CCJ Upholds COTED Decision on Cement Tariff Increase Apr 26, 2020 Jamaica reaches 350 positive cases Jamaica’s 24 April update – 31 new cases 2 May update – 31 new cases You may be interested in… Jun 11, 2020 Apr 24, 2020 Jamaica to decide on CCJ membership in AprilCANANEWS – The Jamaica Parliament will decide on April 28 whether or not Jamaica should join the Trinidad-based Caribbean Court of Appeal as its final court replacing the London-based Privy Council. Government has tabled three bills, namely an act to make provision for the implementation of the agreement establishing the…January 21, 2015In “General”Jamaica House of Representatives to vote on CCJ Bills todayTHE House of Representatives is expected to vote today on three Bills seeking to delink Jamaica from the Privy Council in London, and replace it with the Caribbean Court of Justice (CCJ) as its final appellate court. The Bills to be debated are: An Act to Amend the Judicature (Appellate…May 12, 2015In “CARICOM”Saint Lucia to table legislation to make CCJ final courtBRIDGETOWN, Barbados, CMC – The St. Lucia government says it will soon table legislation that will allow for the island to make the Trinidad-based Caribbean Court of Justice (CCJ) its final court, replacing the London-based Privy Council. Prime Minister Dr. Kenny Anthony said that St. Lucia has a provision in…July 7, 2015In “CARICOM”Share this on WhatsApp It is unfortunate that opponents to Jamaica’s accession to the civil and criminal jurisdiction of the Caribbean Court of Justice (CCJ) perpetrate and perpetuate myths about the malleability of the CCJ and constitutional protection enjoyed by the United Kingdom-based Privy Council, which it would replace as this country’s court of last resort. Not even the Privy Council believes this.Indeed, in their 2004 ruling in which they held as unconstitutional the process by which the then Jamaican Government sought to install the CCJ into the Jamaican Constitution, the Privy Council judges readily conceded that their court enjoyed only limited protection in that it could be easily removed.Said Lord Bingham of Cornhill at Paragraph 16 of that judgment: “As already recorded, Dr [Lloyd] Barnett for the appellants accepts in argument that Section 110 of the Constitution, providing for appeal to the Privy Council, could have been repealed by the votes of a majority of members of each House, since that section is not entrenched. The result would have been to constitute the Court of Appeal [of Jamaica] as the ultimate appellate tribunal in and for Jamaica.” Read more at Jamaica Gleaner Share this:PrintTwitterFacebookLinkedInLike this:Like Loading… May 2, 2020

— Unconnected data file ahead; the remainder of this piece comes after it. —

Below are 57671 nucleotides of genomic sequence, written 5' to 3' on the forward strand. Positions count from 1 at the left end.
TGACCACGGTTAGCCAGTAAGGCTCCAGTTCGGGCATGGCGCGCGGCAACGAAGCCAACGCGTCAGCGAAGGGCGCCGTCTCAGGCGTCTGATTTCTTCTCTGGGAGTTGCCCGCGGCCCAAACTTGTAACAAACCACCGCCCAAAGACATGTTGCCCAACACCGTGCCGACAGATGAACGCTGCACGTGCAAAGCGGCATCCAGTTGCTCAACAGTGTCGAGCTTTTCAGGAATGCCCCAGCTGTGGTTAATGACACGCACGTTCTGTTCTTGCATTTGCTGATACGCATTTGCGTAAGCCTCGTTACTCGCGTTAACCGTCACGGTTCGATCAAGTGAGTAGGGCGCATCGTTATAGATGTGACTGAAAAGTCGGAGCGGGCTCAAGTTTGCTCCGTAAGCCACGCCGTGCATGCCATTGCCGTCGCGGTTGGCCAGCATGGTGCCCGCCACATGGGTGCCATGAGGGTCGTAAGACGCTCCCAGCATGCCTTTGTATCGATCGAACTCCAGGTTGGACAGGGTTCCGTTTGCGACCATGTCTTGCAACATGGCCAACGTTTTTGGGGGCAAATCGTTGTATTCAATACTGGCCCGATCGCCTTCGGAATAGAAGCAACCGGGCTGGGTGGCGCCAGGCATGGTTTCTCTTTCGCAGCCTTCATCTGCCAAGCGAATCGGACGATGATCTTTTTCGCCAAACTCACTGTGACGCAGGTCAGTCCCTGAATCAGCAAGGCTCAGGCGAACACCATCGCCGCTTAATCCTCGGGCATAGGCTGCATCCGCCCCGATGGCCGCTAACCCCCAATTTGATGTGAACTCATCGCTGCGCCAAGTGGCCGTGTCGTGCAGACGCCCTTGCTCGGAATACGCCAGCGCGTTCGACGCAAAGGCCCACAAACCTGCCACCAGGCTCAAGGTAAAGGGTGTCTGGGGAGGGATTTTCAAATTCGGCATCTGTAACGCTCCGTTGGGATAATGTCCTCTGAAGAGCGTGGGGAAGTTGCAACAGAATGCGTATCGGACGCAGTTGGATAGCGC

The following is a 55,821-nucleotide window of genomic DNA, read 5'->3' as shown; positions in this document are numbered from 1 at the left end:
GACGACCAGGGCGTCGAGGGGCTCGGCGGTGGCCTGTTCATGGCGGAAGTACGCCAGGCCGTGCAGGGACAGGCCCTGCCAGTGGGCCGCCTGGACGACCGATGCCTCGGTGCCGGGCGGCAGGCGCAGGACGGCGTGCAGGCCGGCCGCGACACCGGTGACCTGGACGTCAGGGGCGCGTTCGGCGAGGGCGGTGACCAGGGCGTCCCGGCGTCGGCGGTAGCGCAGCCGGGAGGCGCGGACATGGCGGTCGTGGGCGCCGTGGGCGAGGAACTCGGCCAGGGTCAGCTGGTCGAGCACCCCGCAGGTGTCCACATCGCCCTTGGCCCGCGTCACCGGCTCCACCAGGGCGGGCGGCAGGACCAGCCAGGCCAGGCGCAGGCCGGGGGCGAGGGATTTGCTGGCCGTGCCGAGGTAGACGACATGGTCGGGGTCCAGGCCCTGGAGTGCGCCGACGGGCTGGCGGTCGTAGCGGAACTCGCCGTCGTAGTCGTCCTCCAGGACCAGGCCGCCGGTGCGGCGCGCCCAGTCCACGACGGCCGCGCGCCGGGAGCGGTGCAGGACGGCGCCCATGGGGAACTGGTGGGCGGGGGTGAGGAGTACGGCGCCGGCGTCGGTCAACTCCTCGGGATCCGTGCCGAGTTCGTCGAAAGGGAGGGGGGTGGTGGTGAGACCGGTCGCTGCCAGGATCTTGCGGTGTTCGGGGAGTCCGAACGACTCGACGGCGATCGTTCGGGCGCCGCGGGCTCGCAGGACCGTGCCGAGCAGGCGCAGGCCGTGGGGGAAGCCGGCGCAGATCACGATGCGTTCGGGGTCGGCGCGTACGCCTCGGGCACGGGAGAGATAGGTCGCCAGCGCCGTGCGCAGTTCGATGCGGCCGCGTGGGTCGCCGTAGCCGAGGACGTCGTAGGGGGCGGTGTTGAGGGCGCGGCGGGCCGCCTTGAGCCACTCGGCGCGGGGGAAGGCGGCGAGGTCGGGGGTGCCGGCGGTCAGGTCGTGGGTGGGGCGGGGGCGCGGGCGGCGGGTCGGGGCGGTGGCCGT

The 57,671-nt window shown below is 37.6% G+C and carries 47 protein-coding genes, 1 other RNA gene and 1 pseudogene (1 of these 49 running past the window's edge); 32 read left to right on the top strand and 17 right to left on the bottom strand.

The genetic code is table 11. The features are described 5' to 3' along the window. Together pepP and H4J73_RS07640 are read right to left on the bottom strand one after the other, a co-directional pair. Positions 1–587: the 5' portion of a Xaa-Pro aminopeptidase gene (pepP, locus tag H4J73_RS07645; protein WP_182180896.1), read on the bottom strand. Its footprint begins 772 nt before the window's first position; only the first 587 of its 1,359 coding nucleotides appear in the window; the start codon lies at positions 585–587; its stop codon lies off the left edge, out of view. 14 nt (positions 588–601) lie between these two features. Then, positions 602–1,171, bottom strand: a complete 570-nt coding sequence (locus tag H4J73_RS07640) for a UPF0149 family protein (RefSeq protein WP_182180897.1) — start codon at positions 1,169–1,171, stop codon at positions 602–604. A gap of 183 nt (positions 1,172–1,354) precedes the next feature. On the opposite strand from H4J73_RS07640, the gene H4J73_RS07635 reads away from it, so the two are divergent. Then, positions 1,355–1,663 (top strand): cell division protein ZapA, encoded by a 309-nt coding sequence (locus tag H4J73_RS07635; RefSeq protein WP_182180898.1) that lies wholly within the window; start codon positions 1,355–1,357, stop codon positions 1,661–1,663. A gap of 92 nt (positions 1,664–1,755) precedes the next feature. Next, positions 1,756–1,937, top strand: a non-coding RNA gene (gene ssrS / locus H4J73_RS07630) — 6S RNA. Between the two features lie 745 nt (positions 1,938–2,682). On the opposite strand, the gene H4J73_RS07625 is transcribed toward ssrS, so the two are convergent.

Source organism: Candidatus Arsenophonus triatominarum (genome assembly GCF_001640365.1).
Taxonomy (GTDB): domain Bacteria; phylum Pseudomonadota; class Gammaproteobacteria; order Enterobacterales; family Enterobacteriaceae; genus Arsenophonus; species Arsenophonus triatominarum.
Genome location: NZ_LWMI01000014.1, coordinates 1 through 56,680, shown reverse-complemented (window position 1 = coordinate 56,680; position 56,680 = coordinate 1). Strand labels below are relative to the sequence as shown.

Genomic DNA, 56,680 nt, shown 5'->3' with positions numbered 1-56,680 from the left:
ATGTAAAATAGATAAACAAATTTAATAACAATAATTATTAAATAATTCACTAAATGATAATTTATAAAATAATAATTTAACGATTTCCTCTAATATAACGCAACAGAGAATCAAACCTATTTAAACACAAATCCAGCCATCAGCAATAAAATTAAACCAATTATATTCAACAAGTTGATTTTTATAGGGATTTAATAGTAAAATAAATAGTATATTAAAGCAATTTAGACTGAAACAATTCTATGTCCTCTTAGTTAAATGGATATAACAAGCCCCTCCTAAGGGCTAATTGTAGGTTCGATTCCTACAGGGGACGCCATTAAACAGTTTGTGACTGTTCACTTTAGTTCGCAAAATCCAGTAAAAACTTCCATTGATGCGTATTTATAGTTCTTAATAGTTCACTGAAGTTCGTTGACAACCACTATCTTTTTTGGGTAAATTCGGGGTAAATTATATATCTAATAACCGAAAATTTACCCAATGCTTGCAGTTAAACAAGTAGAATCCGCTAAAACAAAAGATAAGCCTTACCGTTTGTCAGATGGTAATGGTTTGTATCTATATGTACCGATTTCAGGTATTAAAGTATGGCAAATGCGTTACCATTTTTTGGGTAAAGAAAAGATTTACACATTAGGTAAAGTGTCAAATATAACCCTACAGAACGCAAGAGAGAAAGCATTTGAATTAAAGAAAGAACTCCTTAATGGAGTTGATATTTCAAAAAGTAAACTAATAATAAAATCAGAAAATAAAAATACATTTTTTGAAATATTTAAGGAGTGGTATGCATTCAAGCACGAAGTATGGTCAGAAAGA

DeMoulpied has a Bachelor of Science degree in Engineering Management from the United States Air Force Academy and a Master of Business Administration degree from the University of Dayton in Marketing and International Business. He served six years with the USAF overseeing the development of technology used on fighter aircraft and the E-3 Surveillance aircraft, finishing his career honorably as Captain. LSI President Brett Tennar says, “Steve’s success in developing operational strategies that improves the bottom line, builds teamwork, reduces waste and ensures quality product development and distribution checks many of the boxes of what we were looking for in a COO. This, coupled with his career in the Air Force working with highly technical systems and his in-depth understanding of Lean Six Sigma and Business Process Management sealed our offer. As our tagline states, our products are Powered by Science. This data driven approach is one reason why our company has grown exponentially as we employ the most advanced technology to product development. I am confident that Steve is the right person to drive operational strategy for our diverse and growing brands.” Advertisement Trakmotive has announced the recent hiring of Jeff Gagliano as the new powersports sales manager for Advanced Innovative Technology (AIT) and the TrakMotive brand of CV Axles for the ATV and UTV off-road market.AdvertisementClick Here to Read MoreAdvertisementGagliano has more than 12 years of experience in the powersports industry, ranging from past president of Green Light Global, to sales and marketing manager with Lockhart Phillips USA, to national sales manager for Supersprox USA.The company says that Gagliano is an avid motorcycle enthusiast and enjoys riding both street and off-road bikes.,Lubrication Specialties Inc. (LSI), manufacturer of Hot Shot’s Secret brand of performance additives and oils, recently announced the expansion of senior leadership. Steve deMoulpied joins LSI as the company’s chief operating officer (COO). AdvertisementClick Here to Read MoreAdvertisement With more than 20 years of experience across multiple industries and functional areas, deMoulpied has particular expertise in organizations with complex technical products. Combined, his prior positions have required a spectrum of skills in corporate strategy, operations improvement, product quality, and revenue cycle management. He has an impressive history of utilizing data driven problem solving (Lean Six Sigma) and project management (PMP and CSM) to achieve strategic goals surrounding customer satisfaction, operational efficiency and improved profit. DeMoulpied comes to LSI from the Private Client Services practice of Ernst & Young where he managed strategy & operations improvement engagements for privately held client businesses. Some of his prior roles include VP of strategic development, director of strategic initiatives, and Lean Six Sigma Master Black Belt at OptumHealth, UnitedHealth Group’s health services business, as well as Lean Six Sigma Black Belt at General Electric, where he applied operations improvement principles to customer service, supply chain and product development. A successful entrepreneur, deMoulpied is also the founder of PrestoFresh, a Cleveland-based e-commerce food/grocery business.